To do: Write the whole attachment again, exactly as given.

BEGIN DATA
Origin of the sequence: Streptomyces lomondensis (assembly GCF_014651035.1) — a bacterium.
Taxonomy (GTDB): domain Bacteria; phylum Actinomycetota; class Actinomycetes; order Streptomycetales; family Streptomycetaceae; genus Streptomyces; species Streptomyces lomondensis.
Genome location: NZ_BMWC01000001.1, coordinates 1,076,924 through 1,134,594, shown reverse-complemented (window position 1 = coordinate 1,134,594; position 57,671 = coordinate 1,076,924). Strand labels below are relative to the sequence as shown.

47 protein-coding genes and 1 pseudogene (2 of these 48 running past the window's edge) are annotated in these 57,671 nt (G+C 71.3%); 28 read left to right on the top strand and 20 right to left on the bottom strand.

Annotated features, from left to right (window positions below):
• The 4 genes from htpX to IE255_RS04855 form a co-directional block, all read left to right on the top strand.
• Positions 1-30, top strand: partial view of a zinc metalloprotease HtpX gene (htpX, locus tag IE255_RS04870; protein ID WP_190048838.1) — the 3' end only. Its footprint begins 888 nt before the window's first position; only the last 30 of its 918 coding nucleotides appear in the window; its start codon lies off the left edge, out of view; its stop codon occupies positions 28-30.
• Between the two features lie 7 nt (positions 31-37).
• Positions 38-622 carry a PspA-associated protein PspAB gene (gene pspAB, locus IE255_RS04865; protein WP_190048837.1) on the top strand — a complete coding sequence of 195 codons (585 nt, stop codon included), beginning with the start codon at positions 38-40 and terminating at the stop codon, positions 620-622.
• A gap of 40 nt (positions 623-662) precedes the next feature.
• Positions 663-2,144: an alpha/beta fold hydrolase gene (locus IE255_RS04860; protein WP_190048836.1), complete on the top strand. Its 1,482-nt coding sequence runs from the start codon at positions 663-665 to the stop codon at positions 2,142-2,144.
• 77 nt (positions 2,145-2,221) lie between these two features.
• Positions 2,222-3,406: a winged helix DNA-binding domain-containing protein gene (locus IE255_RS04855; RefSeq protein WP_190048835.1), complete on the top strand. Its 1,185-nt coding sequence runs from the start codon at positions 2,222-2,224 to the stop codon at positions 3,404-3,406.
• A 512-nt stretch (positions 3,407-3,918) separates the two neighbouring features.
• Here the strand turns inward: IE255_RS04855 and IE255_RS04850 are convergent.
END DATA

Origin of the sequence: Streptomyces lomondensis (assembly GCF_014651035.1) — a bacterium.
Taxonomy (GTDB): domain Bacteria; phylum Actinomycetota; class Actinomycetes; order Streptomycetales; family Streptomycetaceae; genus Streptomyces; species Streptomyces lomondensis.
Genome location: NZ_BMWC01000001.1, coordinates 1,076,924 through 1,134,594, shown reverse-complemented (window position 1 = coordinate 1,134,594; position 57,671 = coordinate 1,076,924). Strand labels below are relative to the sequence as shown.

47 protein-coding genes and 1 pseudogene (2 of these 48 running past the window's edge) are annotated in these 57,671 nt (G+C 71.3%); 28 read left to right on the top strand and 20 right to left on the bottom strand.

Annotated features, from left to right (window positions below):
• The 4 genes from htpX to IE255_RS04855 form a co-directional block, all read left to right on the top strand.
• Positions 1-30, top strand: partial view of a zinc metalloprotease HtpX gene (htpX, locus tag IE255_RS04870; protein ID WP_190048838.1) — the 3' end only. Its footprint begins 888 nt before the window's first position; only the last 30 of its 918 coding nucleotides appear in the window; its start codon lies off the left edge, out of view; its stop codon occupies positions 28-30.
• Between the two features lie 7 nt (positions 31-37).
• Positions 38-622 carry a PspA-associated protein PspAB gene (gene pspAB, locus IE255_RS04865; protein WP_190048837.1) on the top strand — a complete coding sequence of 195 codons (585 nt, stop codon included), beginning with the start codon at positions 38-40 and terminating at the stop codon, positions 620-622.
• A gap of 40 nt (positions 623-662) precedes the next feature.
• Positions 663-2,144: an alpha/beta fold hydrolase gene (locus IE255_RS04860; protein WP_190048836.1), complete on the top strand. Its 1,482-nt coding sequence runs from the start codon at positions 663-665 to the stop codon at positions 2,142-2,144.
• 77 nt (positions 2,145-2,221) lie between these two features.
• Positions 2,222-3,406: a winged helix DNA-binding domain-containing protein gene (locus IE255_RS04855; RefSeq protein WP_190048835.1), complete on the top strand. Its 1,185-nt coding sequence runs from the start codon at positions 2,222-2,224 to the stop codon at positions 3,404-3,406.
• A 512-nt stretch (positions 3,407-3,918) separates the two neighbouring features.
• Here the strand turns inward: IE255_RS04855 and IE255_RS04850 are convergent.